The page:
The City: LES and Chinatown Residents Sue To Halt New Towers in Two Bridges, Citing New NY Constitutional Right to Clean Air
Residents say they fear more pollution in an area that was hit hard by 9/11 and COVID-19 and are demanding a new environmental assessment that factors in the pandemic.
By Stephon Johnson, with additional reporting by Samantha Maldonado
As construction is slated to begin on three towers in the Two Bridges neighborhood of Lower Manhattan, a legal offense is mounting to stop it by invoking the new constitutional right in New York to “clean air and water, and a healthful environment.”
On Friday, Councilmember Christopher Marte (D-Manhattan), the Coalition to Protect Chinatown and the Lower East Side and other neighborhood residents filed a lawsuit in New York Supreme Court against the city and four property developers responsible for the construction of the Two Bridges towers, a multi-site development effort.
Bethany Li, legal director for the Asian American Legal Defense and Education Fund, which filed the lawsuit on behalf of community groups, said many who live in the area are medically vulnerable to air pollution, especially after 9/11.
“Some of the residents that we’re representing as plaintiffs have been there since then and actually have continued to experience respiratory illness and disease as a result,” Li said. “These environmental impacts, compounded post 9/11, the COVID-19 pandemic and then adding these huge 60-something, 80-story towers to the neighborhood is really just going to be a knockout punch to the neighborhood.”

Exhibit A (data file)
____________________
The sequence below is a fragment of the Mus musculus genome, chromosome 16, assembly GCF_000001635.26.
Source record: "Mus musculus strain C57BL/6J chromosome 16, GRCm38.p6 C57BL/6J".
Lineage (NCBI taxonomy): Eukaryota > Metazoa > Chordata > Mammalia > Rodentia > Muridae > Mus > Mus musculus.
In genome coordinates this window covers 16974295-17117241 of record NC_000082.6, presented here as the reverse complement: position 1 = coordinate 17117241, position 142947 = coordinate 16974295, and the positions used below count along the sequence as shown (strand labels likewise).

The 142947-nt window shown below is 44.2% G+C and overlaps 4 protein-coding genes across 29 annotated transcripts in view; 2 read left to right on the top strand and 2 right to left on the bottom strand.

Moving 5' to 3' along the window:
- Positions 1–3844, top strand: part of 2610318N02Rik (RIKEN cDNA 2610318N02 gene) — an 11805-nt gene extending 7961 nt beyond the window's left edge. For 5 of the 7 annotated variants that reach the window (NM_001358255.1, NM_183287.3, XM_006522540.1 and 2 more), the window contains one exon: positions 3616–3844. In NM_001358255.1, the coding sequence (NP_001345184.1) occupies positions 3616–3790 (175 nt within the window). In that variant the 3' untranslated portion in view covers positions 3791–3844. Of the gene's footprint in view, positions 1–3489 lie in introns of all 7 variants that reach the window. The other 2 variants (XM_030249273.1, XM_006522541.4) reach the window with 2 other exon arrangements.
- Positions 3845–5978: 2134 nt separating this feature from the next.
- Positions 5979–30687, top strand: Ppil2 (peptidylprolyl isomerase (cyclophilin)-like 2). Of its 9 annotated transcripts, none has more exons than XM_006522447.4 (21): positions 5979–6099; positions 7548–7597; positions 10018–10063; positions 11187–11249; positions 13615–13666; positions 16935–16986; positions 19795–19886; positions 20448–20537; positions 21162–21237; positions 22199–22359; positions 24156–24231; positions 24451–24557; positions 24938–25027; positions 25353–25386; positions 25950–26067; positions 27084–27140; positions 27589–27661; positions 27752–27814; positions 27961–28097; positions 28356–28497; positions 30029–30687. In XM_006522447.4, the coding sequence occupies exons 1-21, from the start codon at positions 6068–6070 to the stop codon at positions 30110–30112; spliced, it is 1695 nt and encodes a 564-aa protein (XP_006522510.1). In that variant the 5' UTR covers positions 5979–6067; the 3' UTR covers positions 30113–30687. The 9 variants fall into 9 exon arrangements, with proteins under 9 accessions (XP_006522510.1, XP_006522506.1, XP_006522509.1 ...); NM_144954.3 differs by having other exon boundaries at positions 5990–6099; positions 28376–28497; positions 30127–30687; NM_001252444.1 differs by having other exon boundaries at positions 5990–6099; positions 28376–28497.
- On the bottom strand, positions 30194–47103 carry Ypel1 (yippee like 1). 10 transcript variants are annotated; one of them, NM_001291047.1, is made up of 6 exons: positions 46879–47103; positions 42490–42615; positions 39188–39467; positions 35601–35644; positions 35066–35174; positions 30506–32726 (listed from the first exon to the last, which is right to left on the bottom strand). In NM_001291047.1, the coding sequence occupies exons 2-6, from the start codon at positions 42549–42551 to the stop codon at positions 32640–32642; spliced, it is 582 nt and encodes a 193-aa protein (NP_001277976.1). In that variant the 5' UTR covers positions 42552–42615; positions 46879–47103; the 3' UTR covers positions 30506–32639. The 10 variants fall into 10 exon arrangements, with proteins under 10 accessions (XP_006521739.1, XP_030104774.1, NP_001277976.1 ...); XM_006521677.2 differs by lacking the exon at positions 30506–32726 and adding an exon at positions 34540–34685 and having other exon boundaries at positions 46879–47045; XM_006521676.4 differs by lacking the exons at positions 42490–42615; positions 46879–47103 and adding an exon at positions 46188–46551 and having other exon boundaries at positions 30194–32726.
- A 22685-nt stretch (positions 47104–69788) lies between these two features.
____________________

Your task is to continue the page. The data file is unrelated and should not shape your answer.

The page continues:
The suit argues that construction of the three 60 to 80 story buildings will exacerbate environmental and health burdens the neighborhood already faces, and infringe on residents’ newly established right to clean air and a healthful environment enshrined in the New York Constitution via a ballot proposal New Yorkers approved last November.
Marte, the local Council member, said that he is ready to take the Green Amendment out for a test drive.
“We’re excited to file this lawsuit,” he told THE CITY. “Tenants, residents, advocates have been organizing against these luxury towers for some time now, and…voters voted in the last New York state ballot for greater protection when it comes to clean air.
He added: “In this area there’s already a lot of climate injustice and a lot of racism when it comes to what gets developed and what gets filled and what gets repaired.”
Responding to concerns that the suit could create a new legal pathway for NIMBY or “Not in My Back Yard” actors across the city to block new developments, Stuart Sia, spokesman for the Asian American Legal Defense and Education Fund, said that’s a misreading of the term.
The spirit of NIMBYism, is ‘Don’t do this to us, do this to someone else,’” Sia said. “The largely Asian, Black, and Latino communities of LES and Chinatown have themselves been victims of NIMBYism. It is their backyards that harmful industries get dumped on and where unwanted developments that do more harm than good get erected. This [isn’t] so much about NIMBYism as it is about correcting the decades of historical environmental racism this neighborhood has faced. That’s what this lawsuit is about.”